The mango cake rears its head again! Honestly, this is a reprise of the first mango cake I’d made, but with several changes.
Now, mangoes aren’t in season at the moment, and I’m only sorry that I couldn’t find any really ripe mangoes at the moment to take this recipe to the next level. That being said, it still came out really well, and the cake itself was the desired softness I really found lacking in the last cake. So for the sake of keeping the actual recipe I used in one spot (something that’ll help me at the very least), I’m throwing this on my blog. That way if I ever want to make it again, I can just go to one place, right?
We totally know I’m making this again…
(courtesy of Make Fabulous Cakes)
- 2 1/4 cups cake flour
- 1 1/2 cups granulated sugar (separate 1/2 cup sugar for egg white mixture)
- 1 1/2 tbsp. baking powder
- 1/4 tsp. salt
- 8 egg yolks
- 3/4 cup (180 ml) orange juice
- 3/4 cup (180 ml) oil
- 8 egg whites
- 1 tsp. (5 g) cream of tartar
Preheat oven to 325°F. Prepare cake pans (I used two 8″ pans and a smaller 6″ one for the leftover tier) by greasing and lining them with parchment paper. Melting butter and spreading it around each pan works, but otherwise cooking spray works just as well.
Sift cake flour in bowl and add 1 cup of the sugar, baking powder and salt mixture.
Mix orange juice, oil and egg yolks.
Make a well in dry mixture and pour in juice mixture. Mix together (I used an electric hand mixer) for about 2-3 minutes until light and fluffy.
In a separate bowl, whisk egg whites until frothy. Add in cream of tartar. Slowly add the remaining 1/2 cup of sugar. Beat the egg whites until stiff peaks have formed.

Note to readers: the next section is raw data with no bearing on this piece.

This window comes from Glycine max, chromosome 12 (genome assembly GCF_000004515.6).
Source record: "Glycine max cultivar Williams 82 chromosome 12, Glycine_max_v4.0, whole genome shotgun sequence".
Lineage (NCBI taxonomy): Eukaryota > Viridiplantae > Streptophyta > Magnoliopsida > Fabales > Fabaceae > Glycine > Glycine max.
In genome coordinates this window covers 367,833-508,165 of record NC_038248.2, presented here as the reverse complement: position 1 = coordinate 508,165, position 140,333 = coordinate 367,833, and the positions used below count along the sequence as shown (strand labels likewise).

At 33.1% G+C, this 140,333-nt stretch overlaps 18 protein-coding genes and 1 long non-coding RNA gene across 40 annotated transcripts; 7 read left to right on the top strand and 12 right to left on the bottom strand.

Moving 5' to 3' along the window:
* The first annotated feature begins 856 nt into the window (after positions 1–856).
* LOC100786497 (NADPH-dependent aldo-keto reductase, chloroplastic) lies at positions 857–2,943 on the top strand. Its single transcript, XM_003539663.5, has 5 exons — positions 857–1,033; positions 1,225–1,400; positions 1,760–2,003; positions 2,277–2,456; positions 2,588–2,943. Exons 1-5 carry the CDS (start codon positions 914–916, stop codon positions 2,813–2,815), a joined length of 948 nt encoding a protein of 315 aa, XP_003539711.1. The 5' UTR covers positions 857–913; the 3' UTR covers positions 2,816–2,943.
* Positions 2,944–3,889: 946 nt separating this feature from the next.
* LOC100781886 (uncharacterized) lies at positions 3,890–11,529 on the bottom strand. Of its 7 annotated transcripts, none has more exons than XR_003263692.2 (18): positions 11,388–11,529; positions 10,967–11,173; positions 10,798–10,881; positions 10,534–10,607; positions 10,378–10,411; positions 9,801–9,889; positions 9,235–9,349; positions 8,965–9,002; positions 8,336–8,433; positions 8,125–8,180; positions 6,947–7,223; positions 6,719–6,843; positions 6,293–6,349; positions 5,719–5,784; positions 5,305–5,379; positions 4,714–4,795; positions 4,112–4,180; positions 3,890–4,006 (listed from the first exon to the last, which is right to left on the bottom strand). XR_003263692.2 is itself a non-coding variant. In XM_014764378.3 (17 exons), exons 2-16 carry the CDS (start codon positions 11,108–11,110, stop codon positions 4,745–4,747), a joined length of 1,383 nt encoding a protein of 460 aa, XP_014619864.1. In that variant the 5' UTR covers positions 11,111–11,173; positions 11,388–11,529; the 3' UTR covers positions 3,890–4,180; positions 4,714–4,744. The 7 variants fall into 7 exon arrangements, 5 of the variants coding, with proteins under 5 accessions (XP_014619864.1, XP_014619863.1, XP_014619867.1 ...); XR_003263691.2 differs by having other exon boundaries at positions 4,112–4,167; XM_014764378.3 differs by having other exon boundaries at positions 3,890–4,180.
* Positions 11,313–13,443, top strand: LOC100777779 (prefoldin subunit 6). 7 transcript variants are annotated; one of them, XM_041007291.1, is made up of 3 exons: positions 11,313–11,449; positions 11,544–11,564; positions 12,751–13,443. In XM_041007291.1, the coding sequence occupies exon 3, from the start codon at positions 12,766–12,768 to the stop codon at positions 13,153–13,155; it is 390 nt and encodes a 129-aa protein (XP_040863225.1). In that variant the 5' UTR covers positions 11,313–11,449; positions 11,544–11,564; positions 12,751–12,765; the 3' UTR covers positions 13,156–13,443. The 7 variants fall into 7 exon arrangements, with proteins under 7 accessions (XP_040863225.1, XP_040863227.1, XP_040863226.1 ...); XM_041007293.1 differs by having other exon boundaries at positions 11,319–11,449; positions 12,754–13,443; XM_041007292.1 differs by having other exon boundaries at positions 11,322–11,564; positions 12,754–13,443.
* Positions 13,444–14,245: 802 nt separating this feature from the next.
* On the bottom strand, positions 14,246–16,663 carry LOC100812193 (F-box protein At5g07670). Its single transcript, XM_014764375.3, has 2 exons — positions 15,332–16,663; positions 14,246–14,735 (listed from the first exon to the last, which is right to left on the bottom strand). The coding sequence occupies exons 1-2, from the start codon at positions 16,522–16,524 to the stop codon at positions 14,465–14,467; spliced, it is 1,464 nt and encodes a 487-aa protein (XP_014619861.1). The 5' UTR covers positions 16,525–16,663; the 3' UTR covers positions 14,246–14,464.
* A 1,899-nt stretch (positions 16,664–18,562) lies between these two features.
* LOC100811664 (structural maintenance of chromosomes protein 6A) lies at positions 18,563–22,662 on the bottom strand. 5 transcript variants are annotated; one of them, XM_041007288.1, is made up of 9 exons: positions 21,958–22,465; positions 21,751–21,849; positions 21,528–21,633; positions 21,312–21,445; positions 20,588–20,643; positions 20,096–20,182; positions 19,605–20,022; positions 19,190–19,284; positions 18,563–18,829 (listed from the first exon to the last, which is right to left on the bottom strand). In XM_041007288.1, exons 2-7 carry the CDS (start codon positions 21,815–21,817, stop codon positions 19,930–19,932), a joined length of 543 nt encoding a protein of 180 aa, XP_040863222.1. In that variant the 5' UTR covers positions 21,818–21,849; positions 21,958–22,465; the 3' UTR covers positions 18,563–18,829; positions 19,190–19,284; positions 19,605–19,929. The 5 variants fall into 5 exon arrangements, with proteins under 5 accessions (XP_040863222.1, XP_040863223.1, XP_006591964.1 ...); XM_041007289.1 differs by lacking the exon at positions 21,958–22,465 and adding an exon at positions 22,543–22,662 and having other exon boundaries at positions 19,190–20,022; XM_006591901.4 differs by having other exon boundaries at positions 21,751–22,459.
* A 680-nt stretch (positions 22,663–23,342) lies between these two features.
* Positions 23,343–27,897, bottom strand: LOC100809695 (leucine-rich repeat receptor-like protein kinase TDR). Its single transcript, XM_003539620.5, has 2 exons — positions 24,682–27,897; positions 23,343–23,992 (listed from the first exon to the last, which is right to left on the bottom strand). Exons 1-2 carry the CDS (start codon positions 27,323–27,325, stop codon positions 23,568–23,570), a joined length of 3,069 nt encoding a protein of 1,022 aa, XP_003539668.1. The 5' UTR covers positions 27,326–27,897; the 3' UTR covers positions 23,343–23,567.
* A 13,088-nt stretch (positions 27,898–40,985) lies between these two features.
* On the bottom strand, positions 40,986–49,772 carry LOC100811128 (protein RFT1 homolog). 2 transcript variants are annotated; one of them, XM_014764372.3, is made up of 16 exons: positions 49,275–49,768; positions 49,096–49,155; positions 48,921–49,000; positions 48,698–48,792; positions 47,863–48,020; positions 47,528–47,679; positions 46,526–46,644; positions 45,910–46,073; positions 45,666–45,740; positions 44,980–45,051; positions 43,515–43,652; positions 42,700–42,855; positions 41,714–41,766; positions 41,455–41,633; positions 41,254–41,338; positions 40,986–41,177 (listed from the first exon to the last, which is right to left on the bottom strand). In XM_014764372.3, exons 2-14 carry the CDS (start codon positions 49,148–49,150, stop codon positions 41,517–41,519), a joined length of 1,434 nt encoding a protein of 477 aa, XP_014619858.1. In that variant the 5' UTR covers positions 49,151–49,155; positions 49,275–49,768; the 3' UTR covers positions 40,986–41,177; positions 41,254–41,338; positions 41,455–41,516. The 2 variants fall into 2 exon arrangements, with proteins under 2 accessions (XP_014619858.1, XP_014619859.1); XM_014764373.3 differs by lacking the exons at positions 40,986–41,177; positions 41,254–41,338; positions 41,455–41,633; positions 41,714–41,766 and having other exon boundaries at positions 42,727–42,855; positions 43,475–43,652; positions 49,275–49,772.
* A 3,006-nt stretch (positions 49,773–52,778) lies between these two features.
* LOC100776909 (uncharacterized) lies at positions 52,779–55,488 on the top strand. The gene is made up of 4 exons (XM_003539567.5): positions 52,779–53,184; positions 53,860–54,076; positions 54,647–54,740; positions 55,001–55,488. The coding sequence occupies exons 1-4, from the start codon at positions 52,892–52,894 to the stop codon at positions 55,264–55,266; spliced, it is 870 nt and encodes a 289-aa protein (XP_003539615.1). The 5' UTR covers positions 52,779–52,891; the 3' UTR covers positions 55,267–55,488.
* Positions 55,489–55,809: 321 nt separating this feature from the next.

Gently fold the eggwhites in to the batter.
Pour batter in cake pans and bake for approx. 45 minutes.
Loosen the sides with a knife or metal spatula and invert to a metal rack almost immediately.
Mango Cake Filling
(courtesy of Natasha’s Kitchen)
- 2 mangoes cut into thin, uneven strips (honestly, this is a decoration choice)
- 2 medium fresh mangos (which was puréed to about 1 1/2 cups)
- 1 to 4 Tbsp sugar if needed
I used a hand blender to puree the mixture. The sweeter the mango, the less sugar you need to add. For this particular instance, I ended up putting the full 4 tablespoons because the mangoes were not sweet (sigh). Over the summer, I got away with not putting any sugar at all, and it came out fresh and delicious all the same!
Cream Cheese Frosting
(courtesy of Natasha’s Kitchen)
- 16 oz cream cheese (2 packages), softened
- 1 cup unsalted butter, softened
- 2 1/2 cups powdered sugar
- 2 tsp vanilla extract
Combine all filling ingredients in a large bowl and mix (I used an electric hand mixer). Mix on high to around 5/6 minutes until frosting is soft and retains shape.
And then, once all this is done, AVENGERS ASSEMBLE!
Putting the cake together is pretty much what takes up the most time for me, to be honest. I baked the cake the day before I had to put it together, just so I could freeze it overnight and then cut each layer in half easily. With chiffon cake, this step is particularly important, because it is a SOFT CAKE. Without the solidity of frozen cake, there’s a greater chance of ripping pieces of the cake on the sides. Each layer (four on the main cake in total) got a good slathering of frosting on the side, then a layer of puree, and repeat. What I would have liked to change was the amount of frosting in between. The cake could have used a bit more, to be honest.
In any case, I covered the cake up, decorated the sides with the uneven mango strips, and garnished it all with piped frosting and little pieces of mango.
It actually came out prettier than what I’d imagined in my head. But, ya know, I have my moments sometimes!
Verdict: The cake was made for my sister’s apartment-warming party, and it quite literally got finished within the next few minutes after it got sliced up. I’ve also got someone wanting an order of the cake for Christmas, so I’m guessing it was a success! It certainly tasted good, though again, much of its epic taste would have been heightened if I’d managed to find yellow mangoes as opposed to the red ones.